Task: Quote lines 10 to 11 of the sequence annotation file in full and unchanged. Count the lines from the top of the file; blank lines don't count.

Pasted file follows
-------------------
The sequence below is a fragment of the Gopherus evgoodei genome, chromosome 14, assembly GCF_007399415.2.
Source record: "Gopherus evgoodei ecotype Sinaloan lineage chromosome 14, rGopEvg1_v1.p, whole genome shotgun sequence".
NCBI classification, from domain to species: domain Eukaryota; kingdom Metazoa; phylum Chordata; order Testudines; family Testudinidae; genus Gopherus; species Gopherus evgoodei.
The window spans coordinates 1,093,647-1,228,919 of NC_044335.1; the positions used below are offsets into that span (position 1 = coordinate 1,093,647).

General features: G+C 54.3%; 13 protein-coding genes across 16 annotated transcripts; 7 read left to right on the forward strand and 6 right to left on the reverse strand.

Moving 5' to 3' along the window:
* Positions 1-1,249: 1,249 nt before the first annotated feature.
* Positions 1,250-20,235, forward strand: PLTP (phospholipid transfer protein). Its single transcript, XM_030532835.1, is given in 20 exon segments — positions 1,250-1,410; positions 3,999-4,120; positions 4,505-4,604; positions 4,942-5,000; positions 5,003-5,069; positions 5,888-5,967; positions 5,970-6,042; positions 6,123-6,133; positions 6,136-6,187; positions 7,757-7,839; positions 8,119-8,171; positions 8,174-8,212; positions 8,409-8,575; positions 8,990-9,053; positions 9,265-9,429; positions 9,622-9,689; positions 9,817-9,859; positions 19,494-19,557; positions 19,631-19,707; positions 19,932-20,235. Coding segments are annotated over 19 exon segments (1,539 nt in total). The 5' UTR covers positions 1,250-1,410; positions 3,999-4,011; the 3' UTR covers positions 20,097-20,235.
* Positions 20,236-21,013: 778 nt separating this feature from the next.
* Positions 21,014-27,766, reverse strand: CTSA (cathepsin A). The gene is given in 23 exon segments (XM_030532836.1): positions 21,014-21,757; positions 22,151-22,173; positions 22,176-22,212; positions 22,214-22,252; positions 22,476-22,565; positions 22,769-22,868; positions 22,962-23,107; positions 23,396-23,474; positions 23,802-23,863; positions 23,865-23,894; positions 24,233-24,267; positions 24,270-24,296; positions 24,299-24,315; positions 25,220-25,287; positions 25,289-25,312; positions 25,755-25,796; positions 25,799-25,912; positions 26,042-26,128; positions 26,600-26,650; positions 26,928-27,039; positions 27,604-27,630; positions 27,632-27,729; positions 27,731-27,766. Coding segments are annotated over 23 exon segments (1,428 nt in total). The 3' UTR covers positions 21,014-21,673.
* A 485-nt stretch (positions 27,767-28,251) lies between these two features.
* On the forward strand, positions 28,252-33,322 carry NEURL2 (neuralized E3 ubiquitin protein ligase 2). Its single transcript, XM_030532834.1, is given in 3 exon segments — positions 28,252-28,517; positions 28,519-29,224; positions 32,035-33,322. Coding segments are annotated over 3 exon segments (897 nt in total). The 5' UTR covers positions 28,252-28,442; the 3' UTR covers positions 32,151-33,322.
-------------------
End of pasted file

* Positions 21,014-27,766, reverse strand: CTSA (cathepsin A). The gene is given in 23 exon segments (XM_030532836.1): positions 21,014-21,757; positions 22,151-22,173; positions 22,176-22,212; positions 22,214-22,252; positions 22,476-22,565; positions 22,769-22,868; positions 22,962-23,107; positions 23,396-23,474; positions 23,802-23,863; positions 23,865-23,894; positions 24,233-24,267; positions 24,270-24,296; positions 24,299-24,315; positions 25,220-25,287; positions 25,289-25,312; positions 25,755-25,796; positions 25,799-25,912; positions 26,042-26,128; positions 26,600-26,650; positions 26,928-27,039; positions 27,604-27,630; positions 27,632-27,729; positions 27,731-27,766. Coding segments are annotated over 23 exon segments (1,428 nt in total). The 3' UTR covers positions 21,014-21,673.
* A 485-nt stretch (positions 27,767-28,251) lies between these two features.